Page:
New micro-finance project for rural households launched

July 17th, 2008 - 9:27 pm ICT by IANS  

Mumbai, July 17 (IANS) Leading Indian financial institutions and a non-profit organisation Thursday launched a new micro-finance initiative that will help mentor fresh business plans and cottage enterprises for rural households. The pact was signed among credit rating agency Crisil, the ICICI Foundation for Inclusive Growth and non-profit organisation IFMR Trust that will develop viable commercial enterprises targeted at low-income households.

The enterprises will help low-income households to augment their incomes and create assets, Crisil’s managing director and chief executive officer Roopa Kudva told reporters later.

Under the agreement, Crisil will develop evaluation frameworks for micro-finance institutions, urban local bodies and vocational training institutes, enabling better analysis and a deeper understanding of these entities.

Crisil will also publish and disseminate rating criteria for such entities.

IFMR Trust will facilitate this process by providing access to enterprises working in these areas, while ICICI Foundation will help in dissemination of finance for products developed under the pact.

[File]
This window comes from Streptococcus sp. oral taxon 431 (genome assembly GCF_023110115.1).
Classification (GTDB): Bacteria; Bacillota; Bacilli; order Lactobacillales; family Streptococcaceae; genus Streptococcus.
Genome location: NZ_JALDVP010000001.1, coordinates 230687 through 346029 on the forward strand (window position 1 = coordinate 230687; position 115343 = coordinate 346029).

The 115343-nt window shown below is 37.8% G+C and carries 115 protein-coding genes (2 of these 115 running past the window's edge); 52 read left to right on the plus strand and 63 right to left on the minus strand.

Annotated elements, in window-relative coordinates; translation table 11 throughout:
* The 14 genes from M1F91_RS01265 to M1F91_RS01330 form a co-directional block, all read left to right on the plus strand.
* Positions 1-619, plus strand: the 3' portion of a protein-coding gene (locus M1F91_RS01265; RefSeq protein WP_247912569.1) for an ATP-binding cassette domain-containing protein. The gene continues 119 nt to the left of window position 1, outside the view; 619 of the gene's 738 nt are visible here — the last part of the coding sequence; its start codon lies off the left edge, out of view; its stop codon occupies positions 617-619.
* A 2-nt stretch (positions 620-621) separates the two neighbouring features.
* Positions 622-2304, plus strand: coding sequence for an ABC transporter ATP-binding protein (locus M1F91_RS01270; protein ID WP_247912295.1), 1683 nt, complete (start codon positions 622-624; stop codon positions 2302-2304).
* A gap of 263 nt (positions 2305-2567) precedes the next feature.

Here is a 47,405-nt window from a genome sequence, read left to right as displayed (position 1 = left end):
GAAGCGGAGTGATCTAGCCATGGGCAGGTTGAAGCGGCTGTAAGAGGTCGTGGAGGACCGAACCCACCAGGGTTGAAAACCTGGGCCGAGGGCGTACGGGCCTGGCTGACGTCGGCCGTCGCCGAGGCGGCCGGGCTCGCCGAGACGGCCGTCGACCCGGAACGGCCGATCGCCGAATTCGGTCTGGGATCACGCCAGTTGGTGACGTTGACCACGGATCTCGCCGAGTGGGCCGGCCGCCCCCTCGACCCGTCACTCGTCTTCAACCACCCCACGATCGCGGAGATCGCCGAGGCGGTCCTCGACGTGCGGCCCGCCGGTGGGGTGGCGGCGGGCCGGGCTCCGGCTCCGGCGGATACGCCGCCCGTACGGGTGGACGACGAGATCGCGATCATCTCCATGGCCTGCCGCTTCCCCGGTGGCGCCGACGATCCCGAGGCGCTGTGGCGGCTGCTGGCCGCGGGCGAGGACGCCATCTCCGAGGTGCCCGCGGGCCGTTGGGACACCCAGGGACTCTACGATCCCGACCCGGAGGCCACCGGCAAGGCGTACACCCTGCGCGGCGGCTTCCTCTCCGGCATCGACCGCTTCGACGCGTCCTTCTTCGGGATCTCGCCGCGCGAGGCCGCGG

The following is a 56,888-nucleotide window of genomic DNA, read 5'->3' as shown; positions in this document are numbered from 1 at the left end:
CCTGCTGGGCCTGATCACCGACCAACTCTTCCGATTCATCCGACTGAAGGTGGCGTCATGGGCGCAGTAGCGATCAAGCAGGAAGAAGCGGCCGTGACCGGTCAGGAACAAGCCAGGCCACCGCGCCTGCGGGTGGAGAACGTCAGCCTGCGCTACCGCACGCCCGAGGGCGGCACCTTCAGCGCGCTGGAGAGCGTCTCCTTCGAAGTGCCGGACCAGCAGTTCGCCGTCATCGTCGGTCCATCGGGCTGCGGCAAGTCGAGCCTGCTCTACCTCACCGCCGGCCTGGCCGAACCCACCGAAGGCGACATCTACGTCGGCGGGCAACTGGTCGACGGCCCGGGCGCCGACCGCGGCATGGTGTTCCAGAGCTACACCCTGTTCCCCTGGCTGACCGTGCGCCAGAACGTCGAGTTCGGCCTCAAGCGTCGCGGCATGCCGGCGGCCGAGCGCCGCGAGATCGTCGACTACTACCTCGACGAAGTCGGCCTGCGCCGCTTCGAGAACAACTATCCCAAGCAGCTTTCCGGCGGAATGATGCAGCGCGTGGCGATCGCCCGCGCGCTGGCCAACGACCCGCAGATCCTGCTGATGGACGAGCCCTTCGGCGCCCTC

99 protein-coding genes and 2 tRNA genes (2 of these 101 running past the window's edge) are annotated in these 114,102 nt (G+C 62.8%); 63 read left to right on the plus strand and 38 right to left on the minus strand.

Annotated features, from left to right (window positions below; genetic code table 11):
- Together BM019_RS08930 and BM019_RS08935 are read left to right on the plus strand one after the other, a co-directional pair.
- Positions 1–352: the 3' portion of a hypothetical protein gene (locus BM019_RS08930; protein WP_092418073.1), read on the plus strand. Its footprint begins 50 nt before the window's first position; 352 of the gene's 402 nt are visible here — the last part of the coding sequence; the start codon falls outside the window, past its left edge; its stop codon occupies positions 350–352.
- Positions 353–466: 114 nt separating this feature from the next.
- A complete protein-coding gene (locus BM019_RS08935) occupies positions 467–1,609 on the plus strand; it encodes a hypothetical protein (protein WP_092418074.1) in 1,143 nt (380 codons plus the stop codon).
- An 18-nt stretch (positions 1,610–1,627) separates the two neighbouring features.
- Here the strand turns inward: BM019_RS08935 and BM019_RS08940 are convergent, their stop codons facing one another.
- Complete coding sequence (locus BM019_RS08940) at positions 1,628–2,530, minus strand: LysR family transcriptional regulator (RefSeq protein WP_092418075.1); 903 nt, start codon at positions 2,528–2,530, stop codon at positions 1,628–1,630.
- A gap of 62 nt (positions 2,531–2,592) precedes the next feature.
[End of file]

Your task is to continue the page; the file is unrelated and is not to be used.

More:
Kudva said micro-finance, small and medium enterprises (SMES) and low-income households in rural areas are fast becoming the “in-thing amongst financial institutions in India”.

“In the first six months of 2008 we have come across a growing appetite amongst financial institutions for low rated papers,” she said.

“The rural canvas is vast but in the initial phase, these are the few sectors which we intend to bring into the framework for evaluation and later on we will encompass other sectors,” she added.

ICICI Foundation for Inclusive Growth president Nachiket Mor said the bank wants to see the financial markets in this segment perform better, adding “the sector is going to pose a challenge.”

“While ratings play an important role in identifying good projects for funding, the IFMR Trust is well versed with micro-finance,” Mor said.

IFMR Trust president Bindu Ananth said commercial projects in the areas of rural development and poverty alleviation have “typically been characterised by a lack of adequate structuring, and inadequate risk mitigation.”

Elaborating, Ananth felt sponsors often fail to appreciate the risks inherent in these projects. “As a result, such projects do not find funding at reasonable cost, thereby impairing their chances of commercial success,” she added.

The ratings and evaluation process will help to solve this problem, she said.

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